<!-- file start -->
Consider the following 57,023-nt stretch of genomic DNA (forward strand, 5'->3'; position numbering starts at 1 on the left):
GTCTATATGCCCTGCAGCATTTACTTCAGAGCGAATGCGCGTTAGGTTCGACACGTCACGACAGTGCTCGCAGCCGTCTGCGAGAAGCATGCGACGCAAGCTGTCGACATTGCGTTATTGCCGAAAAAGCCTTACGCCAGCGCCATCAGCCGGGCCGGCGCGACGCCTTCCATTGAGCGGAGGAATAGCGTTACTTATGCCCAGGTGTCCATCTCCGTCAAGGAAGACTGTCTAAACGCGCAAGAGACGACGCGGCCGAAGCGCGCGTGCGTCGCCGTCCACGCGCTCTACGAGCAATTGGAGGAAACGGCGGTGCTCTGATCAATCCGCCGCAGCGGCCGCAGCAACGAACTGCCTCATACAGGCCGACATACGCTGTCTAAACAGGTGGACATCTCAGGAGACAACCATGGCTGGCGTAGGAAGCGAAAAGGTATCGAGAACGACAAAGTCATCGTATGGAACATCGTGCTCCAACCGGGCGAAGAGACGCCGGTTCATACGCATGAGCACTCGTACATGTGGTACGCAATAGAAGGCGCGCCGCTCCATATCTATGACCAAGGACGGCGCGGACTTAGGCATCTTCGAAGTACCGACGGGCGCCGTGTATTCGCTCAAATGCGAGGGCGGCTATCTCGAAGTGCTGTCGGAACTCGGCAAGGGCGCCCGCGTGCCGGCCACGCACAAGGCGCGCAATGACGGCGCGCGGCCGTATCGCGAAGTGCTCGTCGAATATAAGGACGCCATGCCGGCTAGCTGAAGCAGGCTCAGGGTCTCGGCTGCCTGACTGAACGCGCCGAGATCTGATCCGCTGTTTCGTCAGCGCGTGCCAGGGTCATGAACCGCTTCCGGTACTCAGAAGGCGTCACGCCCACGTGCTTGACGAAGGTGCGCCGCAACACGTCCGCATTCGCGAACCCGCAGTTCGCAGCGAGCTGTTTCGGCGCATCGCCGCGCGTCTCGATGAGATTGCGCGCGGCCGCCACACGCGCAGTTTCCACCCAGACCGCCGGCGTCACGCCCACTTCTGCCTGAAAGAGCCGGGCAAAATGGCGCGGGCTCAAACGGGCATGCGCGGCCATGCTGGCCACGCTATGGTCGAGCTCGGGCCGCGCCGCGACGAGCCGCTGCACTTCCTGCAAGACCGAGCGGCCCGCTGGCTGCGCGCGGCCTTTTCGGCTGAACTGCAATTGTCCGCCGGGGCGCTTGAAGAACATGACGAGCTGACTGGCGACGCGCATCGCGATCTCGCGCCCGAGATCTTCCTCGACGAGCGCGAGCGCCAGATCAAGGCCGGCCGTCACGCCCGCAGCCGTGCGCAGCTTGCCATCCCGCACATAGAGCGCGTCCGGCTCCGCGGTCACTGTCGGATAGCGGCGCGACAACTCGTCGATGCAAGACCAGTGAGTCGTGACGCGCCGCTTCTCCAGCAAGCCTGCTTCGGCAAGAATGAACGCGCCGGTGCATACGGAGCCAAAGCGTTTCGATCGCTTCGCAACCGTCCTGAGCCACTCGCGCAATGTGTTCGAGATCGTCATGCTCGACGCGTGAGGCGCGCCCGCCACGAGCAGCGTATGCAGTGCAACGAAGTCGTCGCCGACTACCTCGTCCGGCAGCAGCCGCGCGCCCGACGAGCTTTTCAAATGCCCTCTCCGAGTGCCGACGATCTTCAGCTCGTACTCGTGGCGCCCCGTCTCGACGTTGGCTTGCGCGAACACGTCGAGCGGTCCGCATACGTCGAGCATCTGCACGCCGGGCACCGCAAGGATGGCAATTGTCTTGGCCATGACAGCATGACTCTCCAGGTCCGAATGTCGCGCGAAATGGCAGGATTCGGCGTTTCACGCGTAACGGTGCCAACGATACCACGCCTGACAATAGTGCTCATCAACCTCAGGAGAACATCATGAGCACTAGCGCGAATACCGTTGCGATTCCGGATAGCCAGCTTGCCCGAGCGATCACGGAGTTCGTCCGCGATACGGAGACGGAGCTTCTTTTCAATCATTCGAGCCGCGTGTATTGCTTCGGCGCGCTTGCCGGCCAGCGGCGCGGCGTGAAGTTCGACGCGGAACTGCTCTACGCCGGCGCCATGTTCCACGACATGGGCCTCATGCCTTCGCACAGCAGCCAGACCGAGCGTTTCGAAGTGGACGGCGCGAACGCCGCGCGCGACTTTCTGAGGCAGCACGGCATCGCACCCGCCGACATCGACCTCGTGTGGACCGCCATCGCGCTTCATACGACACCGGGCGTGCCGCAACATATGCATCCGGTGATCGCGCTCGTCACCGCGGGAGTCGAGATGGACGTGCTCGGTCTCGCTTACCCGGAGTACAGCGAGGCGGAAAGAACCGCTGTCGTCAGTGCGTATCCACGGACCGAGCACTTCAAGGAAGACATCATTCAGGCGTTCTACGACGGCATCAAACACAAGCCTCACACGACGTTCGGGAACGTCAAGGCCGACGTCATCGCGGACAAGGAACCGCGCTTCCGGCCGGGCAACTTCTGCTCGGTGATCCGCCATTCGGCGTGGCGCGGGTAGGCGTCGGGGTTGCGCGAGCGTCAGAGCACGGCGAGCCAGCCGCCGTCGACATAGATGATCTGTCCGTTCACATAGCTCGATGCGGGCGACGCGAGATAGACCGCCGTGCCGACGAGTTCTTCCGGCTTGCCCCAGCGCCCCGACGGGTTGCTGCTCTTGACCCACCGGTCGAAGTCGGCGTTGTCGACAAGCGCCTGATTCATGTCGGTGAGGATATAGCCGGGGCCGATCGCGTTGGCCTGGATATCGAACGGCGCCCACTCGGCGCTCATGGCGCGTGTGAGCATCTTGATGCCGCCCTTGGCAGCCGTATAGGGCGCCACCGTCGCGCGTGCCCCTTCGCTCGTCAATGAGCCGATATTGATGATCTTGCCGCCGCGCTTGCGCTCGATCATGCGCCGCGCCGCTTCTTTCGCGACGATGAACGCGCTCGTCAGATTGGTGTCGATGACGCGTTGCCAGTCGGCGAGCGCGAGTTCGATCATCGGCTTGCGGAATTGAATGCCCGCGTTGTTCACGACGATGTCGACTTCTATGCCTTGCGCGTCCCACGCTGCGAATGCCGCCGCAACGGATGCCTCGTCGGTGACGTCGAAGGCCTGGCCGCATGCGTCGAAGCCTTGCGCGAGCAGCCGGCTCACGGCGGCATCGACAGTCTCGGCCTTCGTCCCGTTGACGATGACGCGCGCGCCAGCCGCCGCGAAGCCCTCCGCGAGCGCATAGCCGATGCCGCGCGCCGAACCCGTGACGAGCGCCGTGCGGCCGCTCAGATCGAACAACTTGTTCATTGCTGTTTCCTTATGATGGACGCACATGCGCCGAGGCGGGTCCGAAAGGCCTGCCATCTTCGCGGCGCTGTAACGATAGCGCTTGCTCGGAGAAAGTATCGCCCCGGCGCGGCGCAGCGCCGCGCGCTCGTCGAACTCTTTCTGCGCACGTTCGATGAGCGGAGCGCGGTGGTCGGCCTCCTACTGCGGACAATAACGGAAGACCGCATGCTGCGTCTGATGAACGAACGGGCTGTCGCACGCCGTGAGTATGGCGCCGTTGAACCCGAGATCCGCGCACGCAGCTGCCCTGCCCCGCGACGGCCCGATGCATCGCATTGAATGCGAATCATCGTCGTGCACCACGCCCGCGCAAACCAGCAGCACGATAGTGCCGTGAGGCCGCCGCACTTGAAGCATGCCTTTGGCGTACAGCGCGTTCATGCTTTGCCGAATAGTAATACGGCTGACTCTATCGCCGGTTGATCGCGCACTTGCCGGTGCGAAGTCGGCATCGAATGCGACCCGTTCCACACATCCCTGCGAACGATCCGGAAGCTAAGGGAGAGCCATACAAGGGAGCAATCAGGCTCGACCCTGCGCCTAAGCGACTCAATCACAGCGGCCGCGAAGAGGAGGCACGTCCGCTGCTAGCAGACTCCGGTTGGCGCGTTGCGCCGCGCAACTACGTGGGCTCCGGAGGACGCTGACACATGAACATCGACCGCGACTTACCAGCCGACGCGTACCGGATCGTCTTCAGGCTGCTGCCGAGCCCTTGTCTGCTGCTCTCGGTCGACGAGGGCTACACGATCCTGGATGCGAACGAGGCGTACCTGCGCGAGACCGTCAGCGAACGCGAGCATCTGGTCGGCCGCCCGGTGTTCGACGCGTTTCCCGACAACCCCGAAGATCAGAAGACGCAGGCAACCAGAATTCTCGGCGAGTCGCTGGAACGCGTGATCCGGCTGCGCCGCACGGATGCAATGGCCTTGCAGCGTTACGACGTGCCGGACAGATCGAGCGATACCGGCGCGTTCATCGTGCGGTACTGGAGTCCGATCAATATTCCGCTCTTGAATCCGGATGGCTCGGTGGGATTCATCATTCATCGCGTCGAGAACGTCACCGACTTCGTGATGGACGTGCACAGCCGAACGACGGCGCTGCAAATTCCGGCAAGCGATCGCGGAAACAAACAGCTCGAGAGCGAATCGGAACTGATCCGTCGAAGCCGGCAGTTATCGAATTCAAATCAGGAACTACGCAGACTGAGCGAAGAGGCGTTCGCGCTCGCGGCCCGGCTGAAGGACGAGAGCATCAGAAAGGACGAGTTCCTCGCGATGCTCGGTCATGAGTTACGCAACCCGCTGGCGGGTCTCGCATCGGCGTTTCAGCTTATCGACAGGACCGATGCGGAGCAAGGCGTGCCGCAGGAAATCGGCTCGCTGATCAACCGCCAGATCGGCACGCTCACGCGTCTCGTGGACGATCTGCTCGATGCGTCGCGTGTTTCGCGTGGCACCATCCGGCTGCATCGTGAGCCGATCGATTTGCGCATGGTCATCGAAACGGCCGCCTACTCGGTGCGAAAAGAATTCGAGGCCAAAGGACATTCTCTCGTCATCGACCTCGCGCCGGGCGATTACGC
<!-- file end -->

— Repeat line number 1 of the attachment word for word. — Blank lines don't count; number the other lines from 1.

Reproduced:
Consider the following 57,023-nt stretch of genomic DNA (forward strand, 5'->3'; position numbering starts at 1 on the left):